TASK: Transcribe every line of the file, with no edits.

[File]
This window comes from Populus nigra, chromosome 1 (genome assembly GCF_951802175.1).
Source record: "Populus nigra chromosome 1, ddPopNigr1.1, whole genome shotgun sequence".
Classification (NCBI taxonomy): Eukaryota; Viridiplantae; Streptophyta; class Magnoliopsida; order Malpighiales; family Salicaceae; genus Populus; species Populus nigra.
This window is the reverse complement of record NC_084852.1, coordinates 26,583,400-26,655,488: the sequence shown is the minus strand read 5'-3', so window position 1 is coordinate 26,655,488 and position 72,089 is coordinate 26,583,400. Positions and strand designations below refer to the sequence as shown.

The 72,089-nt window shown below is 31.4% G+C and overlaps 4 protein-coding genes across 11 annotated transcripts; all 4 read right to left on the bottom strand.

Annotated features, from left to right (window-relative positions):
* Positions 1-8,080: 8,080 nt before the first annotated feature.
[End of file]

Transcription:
This window comes from Populus nigra, chromosome 1 (genome assembly GCF_951802175.1).
Source record: "Populus nigra chromosome 1, ddPopNigr1.1, whole genome shotgun sequence".
Classification (NCBI taxonomy): Eukaryota; Viridiplantae; Streptophyta; class Magnoliopsida; order Malpighiales; family Salicaceae; genus Populus; species Populus nigra.
This window is the reverse complement of record NC_084852.1, coordinates 26,583,400-26,655,488: the sequence shown is the minus strand read 5'-3', so window position 1 is coordinate 26,655,488 and position 72,089 is coordinate 26,583,400. Positions and strand designations below refer to the sequence as shown.

The 72,089-nt window shown below is 31.4% G+C and overlaps 4 protein-coding genes across 11 annotated transcripts; all 4 read right to left on the bottom strand.

Annotated features, from left to right (window-relative positions):
* Positions 1-8,080: 8,080 nt before the first annotated feature.